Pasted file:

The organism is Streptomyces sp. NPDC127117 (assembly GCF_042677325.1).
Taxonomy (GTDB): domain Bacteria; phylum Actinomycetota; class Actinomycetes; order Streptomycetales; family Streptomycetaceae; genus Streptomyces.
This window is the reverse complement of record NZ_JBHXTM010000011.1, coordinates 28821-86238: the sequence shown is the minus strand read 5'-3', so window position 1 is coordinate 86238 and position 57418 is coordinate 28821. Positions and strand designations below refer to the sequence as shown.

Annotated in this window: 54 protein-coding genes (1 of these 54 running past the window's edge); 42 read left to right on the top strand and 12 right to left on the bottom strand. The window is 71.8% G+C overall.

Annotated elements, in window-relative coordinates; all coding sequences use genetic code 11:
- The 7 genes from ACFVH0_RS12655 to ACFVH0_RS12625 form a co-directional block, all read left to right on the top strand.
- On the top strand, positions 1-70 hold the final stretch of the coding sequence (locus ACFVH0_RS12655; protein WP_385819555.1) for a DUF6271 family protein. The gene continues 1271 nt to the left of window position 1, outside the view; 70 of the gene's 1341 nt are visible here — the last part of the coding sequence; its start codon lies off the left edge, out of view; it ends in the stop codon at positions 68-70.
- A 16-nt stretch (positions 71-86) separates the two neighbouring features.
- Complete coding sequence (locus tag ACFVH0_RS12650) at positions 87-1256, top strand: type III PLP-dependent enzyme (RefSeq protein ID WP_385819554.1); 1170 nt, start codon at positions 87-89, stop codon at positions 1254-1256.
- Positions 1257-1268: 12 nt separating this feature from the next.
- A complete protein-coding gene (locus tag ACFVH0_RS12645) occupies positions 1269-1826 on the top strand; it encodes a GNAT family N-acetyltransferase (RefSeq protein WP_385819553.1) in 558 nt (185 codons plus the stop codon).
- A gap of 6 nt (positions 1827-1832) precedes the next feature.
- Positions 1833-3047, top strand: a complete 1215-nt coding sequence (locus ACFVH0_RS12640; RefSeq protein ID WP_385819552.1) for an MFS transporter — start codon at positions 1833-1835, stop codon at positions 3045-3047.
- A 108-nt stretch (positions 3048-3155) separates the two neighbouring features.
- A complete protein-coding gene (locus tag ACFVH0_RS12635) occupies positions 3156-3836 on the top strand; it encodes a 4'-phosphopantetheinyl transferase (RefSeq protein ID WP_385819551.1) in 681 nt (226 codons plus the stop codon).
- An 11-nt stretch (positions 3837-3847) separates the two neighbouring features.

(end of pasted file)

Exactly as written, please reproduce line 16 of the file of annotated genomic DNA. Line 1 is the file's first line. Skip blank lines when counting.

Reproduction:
- An 11-nt stretch (positions 3837-3847) separates the two neighbouring features.